i'm impressed with the time. that is fast for 34 rugged miles, no support and 8,200ft of gain at elevation. that is a 'solid time'.Saturday the thirteenth of September started to the sound of my alarm clock at 4:30, "this is insane", I thought. "Who in their right mind gets up at 4:30 in the morning on a Saturday, after a very busy week, to drive 2 and a half hours, to go run all the way around the Tetons". "You are not right mentally," I told myself as I got in the shower to wake up before the drive. I had packed the night before so I hopped out of the shower and after kissing my wife on the cheek, loaded in the car and started driving. From Pocatello it is about 45 min. to Idaho Falls where I picked my running partner for the day, Evan Honeyfield. As we drove to Grand Teton National Park Evan told me that this would be his first time running an ultradistance, but he has a 2:28 marathon pr so I figured he would be fine. I am also pretty much a virgin to ultrarunning only having ran over the 26 mile mark 3 times previous, and all were shorter than 34 miles. We had decided to do the route from the Lupine Meadows Parking lot and run counter-clockwise, the same direction that Matt, and Jared Campbell had ran it. We pulled in to the parking lot at 8:00 and with in few minutes were ready to go. We took the start pictures: insert p8100148.jpg, p810049, and p8100147 (evan on the left myself on the right). (The one that has the glare did 0:00:00)We started off pretty conservative, and since we didn't warm up like you would for a race we were a little slow going down the parking lot and down the road for a bit before we turned off and went past the Moose Ponds. It was pretty cool and the long sleeves that we were wearing felt pretty comfortable until we got about to Inspiration Point, it seemed like somebody turned up the heat as soon as we began to climb away from the lake and into Cascade Canyon. Things went very well all the way up Cascade, but we slowed a bit after the turn up the South Fork of Cascade. We passed several hikers on this part of the trail that were carrying pretty heavy loads and appeared envious of the very light loads that we were carrying (Evan had an Ultimate Direction single bottle waste pack, and I had two Nathan handhelds that we filled up fairly frequently from the abundant water throughout most of the run). As we neared Hurricane pass we passed a group of backpackers that we studying the map, plotting their travel for the day. As they looked up to see two runners we were positive that they were thinking "what the...?". Things continued to go pretty well all the way up Hurricane which we topped at 2:15:03 were we met some very friendly and encouraging hikers. Things started to get interesting for me as we began to climb towards Buck pass on the Shelf Trail out of Alaska Basin, I had been working very hard to keep up on gu and water but I started to feel heavy legs and the suffering began. We topped Buck Pass at 2:56:55 and as we climbed towards Static Pass? the wheels came off my bus. We crossed a couple of small snow patches and I was forced to powerhike because I just had no gas. I popped some gu roctane and water, and by the time we topped out I felt much better. The descent into Death Canyon went pretty well, fatigue did bring some stumbles and a rolled ankle for me, but neither of which slowed us down much. We crossed paths with lots of day hikers as we neared Phelps Lake and got plenty of odd looks as we motored by. We saw a bull moose just before the lake, which was cool, but we didn't stall long to sight see.Things got really interesting as we started on the Valley Trail, I had been told that that section was "flat as a pancake and you can really cruise." It was pretty flat but neither of us had much left in the tank, the easiest traveling part of the trail was really hard. At Taggart Lake we switched to hike to ascend to the lake, and then struggled to regain a solid pace around the lake. Both of us really hit the wall climbing to Bradley Lake and alternated walking, shuffling and running frequently. It got pretty ugly as we climbed to the Amphitheater trail, at one point after walking for quite a while we approached some other hikers and Evan started to sprint like a madman at them, he motored past them and kept going nearly to the junction with Amphitheater Lake Trail. I was really energized to hit the junction and started a very determined pace towards the parking lot 1.7 miles away, right near the end it Evan hit a wall harder than he had ever experienced. He said that he felt like he was hallucinating and was amazed that his body kept moving. I had made a small logistical error that may lead to some confusion, due to our light loads neither one of us had the ability to carry the camera, so as I passed the sign where we began the run I stopped my stopwatch, sprinted to the car (halfway down the parking lot) and hurried back to take the picture with the time of day. The stopwatch read 6:10:11 and the time of day read 2:26 (after retrieving the camera from the car).The actual time it took us to do the run was 6:10:11, we hobbled to the car after taking the pictures and sat there for several minutes trying to recover. We then loaded up and drove to the stream that the is crossed on the way into the parking lot to soak the legs for a few minutes. We then met Evan's wife at the Moos visitor center for some delicious veggies, sandwiches and gatorade.All In all it was an amazing run, by far one of the most scenic that I have ever done, hopefully the new record holds for a little while, but Matt has already said he is going to get back out there and give it another go. I am soo glad that Matt threw the challenge out there, and it is a must do run. The next time I do it though I think I might slow down and take in some of the incredibly, awesome scenery!!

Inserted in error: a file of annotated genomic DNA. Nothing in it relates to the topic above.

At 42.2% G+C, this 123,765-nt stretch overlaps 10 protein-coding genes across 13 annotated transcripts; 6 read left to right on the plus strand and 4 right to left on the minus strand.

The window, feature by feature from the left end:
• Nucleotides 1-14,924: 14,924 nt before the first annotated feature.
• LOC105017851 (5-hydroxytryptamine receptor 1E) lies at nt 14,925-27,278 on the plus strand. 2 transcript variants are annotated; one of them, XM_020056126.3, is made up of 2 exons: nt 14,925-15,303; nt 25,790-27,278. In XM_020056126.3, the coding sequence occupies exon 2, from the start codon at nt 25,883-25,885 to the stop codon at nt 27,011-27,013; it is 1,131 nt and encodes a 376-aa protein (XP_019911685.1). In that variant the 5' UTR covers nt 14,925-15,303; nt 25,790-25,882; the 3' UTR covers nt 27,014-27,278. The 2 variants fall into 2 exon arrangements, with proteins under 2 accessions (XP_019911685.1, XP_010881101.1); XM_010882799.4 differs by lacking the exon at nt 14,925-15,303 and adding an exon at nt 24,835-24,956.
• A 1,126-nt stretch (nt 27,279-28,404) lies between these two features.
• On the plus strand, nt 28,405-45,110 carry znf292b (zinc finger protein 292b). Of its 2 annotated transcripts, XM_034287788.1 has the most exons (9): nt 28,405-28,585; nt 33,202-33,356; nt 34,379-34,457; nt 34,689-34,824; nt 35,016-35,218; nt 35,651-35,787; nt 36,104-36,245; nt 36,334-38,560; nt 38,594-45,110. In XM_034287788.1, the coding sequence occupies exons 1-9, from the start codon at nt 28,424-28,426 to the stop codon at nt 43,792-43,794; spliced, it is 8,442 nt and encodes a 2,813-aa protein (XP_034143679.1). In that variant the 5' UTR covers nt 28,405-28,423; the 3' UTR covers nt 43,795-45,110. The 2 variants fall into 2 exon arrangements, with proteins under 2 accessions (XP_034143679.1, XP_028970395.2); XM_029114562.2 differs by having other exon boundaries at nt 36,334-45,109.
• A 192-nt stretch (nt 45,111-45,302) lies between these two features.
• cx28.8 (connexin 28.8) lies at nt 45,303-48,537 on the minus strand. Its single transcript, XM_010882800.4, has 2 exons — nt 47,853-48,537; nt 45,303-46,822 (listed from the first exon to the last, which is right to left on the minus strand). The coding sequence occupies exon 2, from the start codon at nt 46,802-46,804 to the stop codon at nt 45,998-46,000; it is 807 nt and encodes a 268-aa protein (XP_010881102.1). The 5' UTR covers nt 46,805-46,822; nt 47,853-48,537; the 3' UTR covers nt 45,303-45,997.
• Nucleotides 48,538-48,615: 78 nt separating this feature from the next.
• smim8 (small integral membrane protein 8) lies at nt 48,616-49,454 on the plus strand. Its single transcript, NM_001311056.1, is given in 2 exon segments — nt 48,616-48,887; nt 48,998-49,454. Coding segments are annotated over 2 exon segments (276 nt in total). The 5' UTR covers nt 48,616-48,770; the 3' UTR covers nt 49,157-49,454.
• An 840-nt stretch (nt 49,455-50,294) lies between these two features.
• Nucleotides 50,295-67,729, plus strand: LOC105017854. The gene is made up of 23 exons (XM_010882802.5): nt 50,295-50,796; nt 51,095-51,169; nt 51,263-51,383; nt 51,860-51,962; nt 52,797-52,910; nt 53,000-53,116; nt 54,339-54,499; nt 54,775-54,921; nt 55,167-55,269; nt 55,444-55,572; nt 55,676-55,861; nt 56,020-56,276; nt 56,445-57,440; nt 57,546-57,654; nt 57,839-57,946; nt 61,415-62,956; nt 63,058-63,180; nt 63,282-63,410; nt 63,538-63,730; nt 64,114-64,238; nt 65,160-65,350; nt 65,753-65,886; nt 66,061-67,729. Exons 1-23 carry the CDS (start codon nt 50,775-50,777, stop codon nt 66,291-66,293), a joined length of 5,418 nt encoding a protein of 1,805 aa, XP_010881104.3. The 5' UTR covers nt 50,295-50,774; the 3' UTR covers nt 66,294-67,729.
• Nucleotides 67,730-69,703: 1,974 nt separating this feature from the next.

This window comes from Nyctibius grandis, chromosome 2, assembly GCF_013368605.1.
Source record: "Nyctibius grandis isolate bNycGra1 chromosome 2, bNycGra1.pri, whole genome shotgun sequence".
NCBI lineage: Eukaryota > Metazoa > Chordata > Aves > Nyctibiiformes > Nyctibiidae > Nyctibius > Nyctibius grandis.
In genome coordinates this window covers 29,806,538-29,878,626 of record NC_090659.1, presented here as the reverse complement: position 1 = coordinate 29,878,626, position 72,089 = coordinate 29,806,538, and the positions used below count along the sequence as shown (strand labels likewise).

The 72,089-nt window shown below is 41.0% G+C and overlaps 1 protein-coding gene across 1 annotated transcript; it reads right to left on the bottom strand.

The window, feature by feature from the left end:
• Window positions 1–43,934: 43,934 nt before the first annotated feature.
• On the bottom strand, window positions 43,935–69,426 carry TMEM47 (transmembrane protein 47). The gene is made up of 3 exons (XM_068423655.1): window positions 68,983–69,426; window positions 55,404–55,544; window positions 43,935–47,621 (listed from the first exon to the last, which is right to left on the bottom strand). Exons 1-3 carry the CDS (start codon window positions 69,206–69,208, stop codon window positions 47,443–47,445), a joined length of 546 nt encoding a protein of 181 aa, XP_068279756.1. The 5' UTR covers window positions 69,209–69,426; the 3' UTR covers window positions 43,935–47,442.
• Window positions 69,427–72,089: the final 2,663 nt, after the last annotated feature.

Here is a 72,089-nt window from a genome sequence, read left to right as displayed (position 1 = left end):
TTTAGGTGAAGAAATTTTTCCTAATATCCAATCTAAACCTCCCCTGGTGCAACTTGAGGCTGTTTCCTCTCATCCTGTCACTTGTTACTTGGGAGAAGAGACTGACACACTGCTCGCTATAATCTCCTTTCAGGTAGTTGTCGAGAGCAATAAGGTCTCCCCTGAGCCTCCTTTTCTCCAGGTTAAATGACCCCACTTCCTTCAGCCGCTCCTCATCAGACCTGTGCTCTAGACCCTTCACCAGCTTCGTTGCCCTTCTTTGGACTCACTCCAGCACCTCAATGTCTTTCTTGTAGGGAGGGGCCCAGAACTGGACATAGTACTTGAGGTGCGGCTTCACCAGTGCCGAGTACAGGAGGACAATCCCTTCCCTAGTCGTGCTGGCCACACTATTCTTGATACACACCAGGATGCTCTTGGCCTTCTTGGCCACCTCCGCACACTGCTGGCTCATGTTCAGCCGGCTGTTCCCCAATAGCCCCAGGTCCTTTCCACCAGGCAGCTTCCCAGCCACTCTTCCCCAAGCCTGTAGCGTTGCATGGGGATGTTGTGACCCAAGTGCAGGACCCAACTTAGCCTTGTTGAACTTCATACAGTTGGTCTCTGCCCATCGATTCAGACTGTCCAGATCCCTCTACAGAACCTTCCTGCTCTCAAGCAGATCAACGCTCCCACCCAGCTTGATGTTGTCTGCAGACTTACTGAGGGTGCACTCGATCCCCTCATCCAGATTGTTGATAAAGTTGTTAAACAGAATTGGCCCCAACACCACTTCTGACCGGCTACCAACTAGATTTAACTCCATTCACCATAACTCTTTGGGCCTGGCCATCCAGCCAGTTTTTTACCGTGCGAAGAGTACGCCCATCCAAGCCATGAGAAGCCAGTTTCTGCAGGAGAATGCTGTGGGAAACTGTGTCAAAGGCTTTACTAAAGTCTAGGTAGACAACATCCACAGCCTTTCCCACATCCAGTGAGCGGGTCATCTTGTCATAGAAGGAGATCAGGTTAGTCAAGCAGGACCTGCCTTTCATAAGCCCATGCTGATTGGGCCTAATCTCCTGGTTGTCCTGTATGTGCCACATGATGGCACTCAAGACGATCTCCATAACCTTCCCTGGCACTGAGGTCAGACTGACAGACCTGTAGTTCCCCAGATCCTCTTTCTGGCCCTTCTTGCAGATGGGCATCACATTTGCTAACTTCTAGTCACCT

once again congrats guys! impressive effort.